The effect of surrogate procedure volume on bariatric surgery outcomes: do common laparoscopic general surgery procedures matter?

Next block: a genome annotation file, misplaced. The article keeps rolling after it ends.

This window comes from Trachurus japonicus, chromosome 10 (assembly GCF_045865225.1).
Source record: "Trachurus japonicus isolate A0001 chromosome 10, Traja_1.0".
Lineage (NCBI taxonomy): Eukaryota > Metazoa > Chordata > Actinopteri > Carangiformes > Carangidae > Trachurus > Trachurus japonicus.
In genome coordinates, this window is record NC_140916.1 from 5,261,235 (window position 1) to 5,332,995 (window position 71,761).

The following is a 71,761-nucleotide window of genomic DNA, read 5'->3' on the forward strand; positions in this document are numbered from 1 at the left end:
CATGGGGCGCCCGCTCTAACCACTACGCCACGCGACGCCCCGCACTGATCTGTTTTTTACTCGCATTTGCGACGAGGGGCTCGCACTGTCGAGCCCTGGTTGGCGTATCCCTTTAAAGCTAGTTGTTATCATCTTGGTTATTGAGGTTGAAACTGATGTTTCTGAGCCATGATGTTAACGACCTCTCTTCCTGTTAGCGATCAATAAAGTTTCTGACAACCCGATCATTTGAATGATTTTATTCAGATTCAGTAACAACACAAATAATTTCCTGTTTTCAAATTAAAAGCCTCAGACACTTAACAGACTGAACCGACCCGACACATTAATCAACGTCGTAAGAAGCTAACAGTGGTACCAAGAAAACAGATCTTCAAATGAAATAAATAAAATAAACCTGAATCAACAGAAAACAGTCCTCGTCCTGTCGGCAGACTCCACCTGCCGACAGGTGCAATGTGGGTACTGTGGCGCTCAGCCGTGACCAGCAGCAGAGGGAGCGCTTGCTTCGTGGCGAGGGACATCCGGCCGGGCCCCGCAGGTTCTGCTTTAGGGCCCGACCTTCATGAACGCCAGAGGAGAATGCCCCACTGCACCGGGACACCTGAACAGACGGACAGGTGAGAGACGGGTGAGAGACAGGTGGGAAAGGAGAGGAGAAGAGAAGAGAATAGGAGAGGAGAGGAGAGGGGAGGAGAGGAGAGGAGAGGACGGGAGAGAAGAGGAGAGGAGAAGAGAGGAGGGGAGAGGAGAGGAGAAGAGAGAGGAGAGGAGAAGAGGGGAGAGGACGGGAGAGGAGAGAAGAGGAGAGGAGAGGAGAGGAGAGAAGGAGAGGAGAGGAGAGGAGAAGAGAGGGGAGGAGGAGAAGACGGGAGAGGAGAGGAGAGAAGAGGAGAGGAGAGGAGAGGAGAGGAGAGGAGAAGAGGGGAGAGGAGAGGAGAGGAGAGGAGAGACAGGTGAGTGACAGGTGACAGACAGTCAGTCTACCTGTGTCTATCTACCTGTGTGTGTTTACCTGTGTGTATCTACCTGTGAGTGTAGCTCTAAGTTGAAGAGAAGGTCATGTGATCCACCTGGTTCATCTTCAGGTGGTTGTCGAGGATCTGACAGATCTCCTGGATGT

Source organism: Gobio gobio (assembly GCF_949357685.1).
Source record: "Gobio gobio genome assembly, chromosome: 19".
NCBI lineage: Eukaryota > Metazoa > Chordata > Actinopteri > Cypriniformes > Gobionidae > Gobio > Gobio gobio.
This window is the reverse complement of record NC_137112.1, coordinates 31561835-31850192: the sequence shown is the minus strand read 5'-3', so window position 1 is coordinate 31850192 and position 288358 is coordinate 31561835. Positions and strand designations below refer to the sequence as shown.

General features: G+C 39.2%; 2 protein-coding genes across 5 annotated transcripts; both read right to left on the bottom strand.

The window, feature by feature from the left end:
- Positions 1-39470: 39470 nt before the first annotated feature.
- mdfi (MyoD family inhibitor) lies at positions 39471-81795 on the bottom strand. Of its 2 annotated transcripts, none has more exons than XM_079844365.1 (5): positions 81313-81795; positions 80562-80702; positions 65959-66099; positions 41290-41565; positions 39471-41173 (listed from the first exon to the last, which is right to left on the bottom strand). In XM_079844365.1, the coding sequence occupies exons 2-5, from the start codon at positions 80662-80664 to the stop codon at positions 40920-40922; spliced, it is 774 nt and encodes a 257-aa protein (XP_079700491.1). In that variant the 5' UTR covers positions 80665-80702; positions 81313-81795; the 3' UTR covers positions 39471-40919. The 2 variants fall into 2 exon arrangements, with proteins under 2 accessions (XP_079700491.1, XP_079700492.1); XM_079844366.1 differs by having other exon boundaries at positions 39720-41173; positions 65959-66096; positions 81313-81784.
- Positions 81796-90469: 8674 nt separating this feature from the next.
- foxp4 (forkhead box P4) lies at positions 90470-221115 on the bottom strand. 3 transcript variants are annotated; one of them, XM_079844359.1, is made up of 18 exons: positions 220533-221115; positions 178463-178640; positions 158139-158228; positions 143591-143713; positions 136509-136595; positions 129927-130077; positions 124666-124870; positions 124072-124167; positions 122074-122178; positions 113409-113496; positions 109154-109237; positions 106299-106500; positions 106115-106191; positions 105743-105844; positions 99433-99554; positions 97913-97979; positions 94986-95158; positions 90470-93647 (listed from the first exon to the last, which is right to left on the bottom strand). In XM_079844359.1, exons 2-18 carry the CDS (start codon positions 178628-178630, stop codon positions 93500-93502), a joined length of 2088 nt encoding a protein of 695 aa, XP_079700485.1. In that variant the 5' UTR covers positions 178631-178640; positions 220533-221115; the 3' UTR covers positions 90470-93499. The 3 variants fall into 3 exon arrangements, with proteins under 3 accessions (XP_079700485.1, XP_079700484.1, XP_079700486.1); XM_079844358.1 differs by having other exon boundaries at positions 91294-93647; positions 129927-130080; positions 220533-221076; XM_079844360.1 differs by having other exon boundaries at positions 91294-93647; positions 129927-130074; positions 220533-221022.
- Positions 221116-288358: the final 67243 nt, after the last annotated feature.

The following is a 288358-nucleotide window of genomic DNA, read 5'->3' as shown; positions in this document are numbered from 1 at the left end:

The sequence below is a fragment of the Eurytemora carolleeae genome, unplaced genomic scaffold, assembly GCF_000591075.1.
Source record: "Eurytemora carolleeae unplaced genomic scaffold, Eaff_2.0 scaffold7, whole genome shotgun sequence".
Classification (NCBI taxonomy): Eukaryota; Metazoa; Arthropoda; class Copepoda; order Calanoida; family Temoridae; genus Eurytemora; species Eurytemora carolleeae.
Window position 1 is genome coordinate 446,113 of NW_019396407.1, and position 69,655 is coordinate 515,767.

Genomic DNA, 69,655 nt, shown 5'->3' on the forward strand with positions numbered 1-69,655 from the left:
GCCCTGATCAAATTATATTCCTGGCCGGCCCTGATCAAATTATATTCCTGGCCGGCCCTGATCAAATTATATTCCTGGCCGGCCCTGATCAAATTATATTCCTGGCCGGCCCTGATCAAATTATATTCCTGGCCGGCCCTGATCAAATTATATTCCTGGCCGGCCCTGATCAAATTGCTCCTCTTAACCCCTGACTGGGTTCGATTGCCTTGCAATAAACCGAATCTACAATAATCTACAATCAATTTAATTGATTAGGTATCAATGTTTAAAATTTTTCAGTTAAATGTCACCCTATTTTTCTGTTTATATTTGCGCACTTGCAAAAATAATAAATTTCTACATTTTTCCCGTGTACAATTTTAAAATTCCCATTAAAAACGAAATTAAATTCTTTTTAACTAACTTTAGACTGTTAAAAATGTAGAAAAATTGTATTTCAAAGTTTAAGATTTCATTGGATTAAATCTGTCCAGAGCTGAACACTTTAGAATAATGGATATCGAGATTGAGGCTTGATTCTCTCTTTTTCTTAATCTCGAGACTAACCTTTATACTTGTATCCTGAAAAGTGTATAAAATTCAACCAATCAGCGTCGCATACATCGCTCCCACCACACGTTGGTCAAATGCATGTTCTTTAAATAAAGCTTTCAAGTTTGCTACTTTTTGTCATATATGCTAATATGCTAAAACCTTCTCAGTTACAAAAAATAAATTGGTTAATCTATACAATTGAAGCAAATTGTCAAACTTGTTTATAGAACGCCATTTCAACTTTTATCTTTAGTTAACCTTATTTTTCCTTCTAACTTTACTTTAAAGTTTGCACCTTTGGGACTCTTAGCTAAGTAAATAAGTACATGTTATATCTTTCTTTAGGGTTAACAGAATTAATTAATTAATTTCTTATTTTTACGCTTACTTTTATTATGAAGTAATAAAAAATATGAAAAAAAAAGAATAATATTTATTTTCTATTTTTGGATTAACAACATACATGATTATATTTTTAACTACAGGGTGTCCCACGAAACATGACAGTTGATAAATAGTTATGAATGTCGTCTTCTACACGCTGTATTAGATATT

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BACKGROUND: A growing body of evidence shows that experience and acquired skills from surrogate surgical procedures may be transferrable to a specific index operation. It is unclear whether this applies to bariatric surgery. This study aims to determine whether there is a surrogate volume effect of common laparoscopic general surgery procedures on all-cause bariatric surgical morbidity. METHODS: This was a population-based study of all patients aged ≥ 18 who received a bariatric procedure in Ontario from 2008 to 2015. The main outcome of interest was all-cause morbidity during the index admission. All-cause morbidity included any documented complication which extended length of stay by 24 h or required reoperation. Bariatric cases included laparoscopic Roux-en-Y gastric bypass, sleeve gastrectomy, and biliopancreatic diversion with duodenal switch. Non-bariatric cases included three common laparoscopic general surgery procedures. RESULTS: 13,836 bariatric procedures were performed by 29 surgeons at nine centers of excellence. A reduction in all-cause morbidity was seen when bariatric surgeons exceeded 75 cases annually (OR 0.82, 95% CI 0.69-0.98, P = 0.023), with further reduction in increasing bariatric volume. However, the volume of non-bariatric surgeries did not significantly affect bariatric all-cause morbidity rates amongst bariatric surgeons, even when exceeding 100 cases (OR 0.84, 95% CI 0.61-1.12, P = 0.222). CONCLUSIONS: The present study suggests that experience and skills acquired in performing non-bariatric laparoscopic general surgery does not appear to affect all-cause morbidity in bariatric surgery. Therefore, only a surgeon's bariatric procedure volume should considered be a quality marker for outcomes after bariatric surgery.
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